I’ve never been comfortable standing silently before a singing congregation during the “hymn of invitation” as they call it in the Baptist church. Even singing along feels awkward because I feel everyone staring at me. But, last night as I finished telling these people how the Williams family had come to feel called to become missionaries to Italy, Zach took me beyond uncomfortable.The ants in his pants were dancing.
Most of the time, I can stay focused on looking like a proper minister of God, but he climbed on the center-aisle-side arm rest of the front pew and was straddling it with a worried look. His face was saying, “I’m done. Help me set these ants free.”
I smiled at the pastor’s wife and looked back to my son then to my wife. I couldn’t tell if she was wearing an “I’ve-been-there” smile or a “control-your-boy” grimace. So, I proceeded to do my best from my station. With the congregation singing on, I stood before them snapping my fingers at him with a serious disciplinary expression and mouthing for him to sit still. Amazing that all of this could happen during one verse of a hymn.
We can’t take these kids to Italy with us.
We can barely take them to church.
These kids are not missionary family material.
What if they ruin our ministry overseas?
If you’re reading this, I’m sorry. You probably wouldn’t question whether you should take your children along on a life-changing missional journey. You would be more mature about it for sure. That’s why we appeal to you more experienced, wiser readers to help us see it the proper way.
There are those many missionary families who have moved to foreign lands with greater personal challenges than high-strung, overly-dramatic, often selfish children who embarrass them. But this is where we find ourselves. It’s happening, ya’ll.
These are real thoughts and questions that have invaded our minds through the sketchy process of feeling called to leave what we consider familiar and enter a foreign culture to make disciples. In the beginning, I was too adventure-struck to feel this fear along with Amy, She was honest about it. As it all became more real, and we started being introduced as preparing missionaries, I began scanning over our children again. Gulp. Not pretty.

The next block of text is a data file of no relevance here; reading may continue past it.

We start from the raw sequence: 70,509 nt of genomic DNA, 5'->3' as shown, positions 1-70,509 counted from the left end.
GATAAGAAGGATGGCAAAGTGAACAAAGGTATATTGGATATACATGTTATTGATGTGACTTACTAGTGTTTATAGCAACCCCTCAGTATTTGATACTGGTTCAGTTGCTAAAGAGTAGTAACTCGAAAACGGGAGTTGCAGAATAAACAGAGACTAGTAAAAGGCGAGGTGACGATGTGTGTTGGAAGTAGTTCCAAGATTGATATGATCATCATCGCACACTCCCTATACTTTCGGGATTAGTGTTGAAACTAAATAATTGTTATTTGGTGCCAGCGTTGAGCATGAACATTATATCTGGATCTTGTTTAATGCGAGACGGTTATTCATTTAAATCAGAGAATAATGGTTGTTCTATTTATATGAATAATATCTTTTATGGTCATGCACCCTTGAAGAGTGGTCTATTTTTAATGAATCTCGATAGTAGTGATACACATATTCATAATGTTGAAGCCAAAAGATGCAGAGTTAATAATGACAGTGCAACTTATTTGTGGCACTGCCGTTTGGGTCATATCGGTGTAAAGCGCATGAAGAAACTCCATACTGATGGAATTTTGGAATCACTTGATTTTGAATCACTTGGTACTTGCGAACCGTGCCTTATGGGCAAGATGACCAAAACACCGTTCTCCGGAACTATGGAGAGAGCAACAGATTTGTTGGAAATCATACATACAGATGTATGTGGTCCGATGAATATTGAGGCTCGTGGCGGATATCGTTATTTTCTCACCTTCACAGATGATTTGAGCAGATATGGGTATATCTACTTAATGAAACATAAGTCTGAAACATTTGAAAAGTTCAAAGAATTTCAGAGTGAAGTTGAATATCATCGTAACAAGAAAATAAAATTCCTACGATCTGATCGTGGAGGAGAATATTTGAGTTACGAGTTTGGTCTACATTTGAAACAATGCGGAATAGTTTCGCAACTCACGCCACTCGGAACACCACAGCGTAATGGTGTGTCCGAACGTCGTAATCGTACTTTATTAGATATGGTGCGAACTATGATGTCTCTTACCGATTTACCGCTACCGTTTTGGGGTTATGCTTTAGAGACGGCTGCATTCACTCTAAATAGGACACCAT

But, at the same time, I laugh thinking about the silly video Zach recorded from the back seat of a rental car we drove to Kentucky to share our story with another church. With all of his tone-deaf charm, he wildly moved his hands about singing about Italy. And, playing his song over and over again, I let my guard down. God whispered to me…
“They are learning to follow me to Italy, too…”
Months ago when we were telling everyone closest to us what we would be doing for the first time, they would ask us, “How do the children feel about this?” I didn’t honestly see this as a good question. It was to me wasted air. Children do what their parents do. Children of missionaries are missionaries. We’ll get them a puppy when we get overseas — they’ll be fine.
I’m seeing the value in this question now. I’m seeing their value now. They are our greatest treasure. Not this felt calling. The kid squirming in the front pew while I try to look holy wants me to disciple him before making disciples in Italy. He craves my attention and my affection before I give it to university students and immigrants and Italian natives.
The irony will be that our children will be our most effective bridge-building tool. Because of their general sense of informality, their openness to approach new, interesting people without fear, their lack of social barriers, they will carry us joyfully into living rooms, class rooms, and meeting rooms where we as a family will make disciples.
So, we have to take them too. Jesus didn’t call just the parents. He called all of us. And we will all do his work.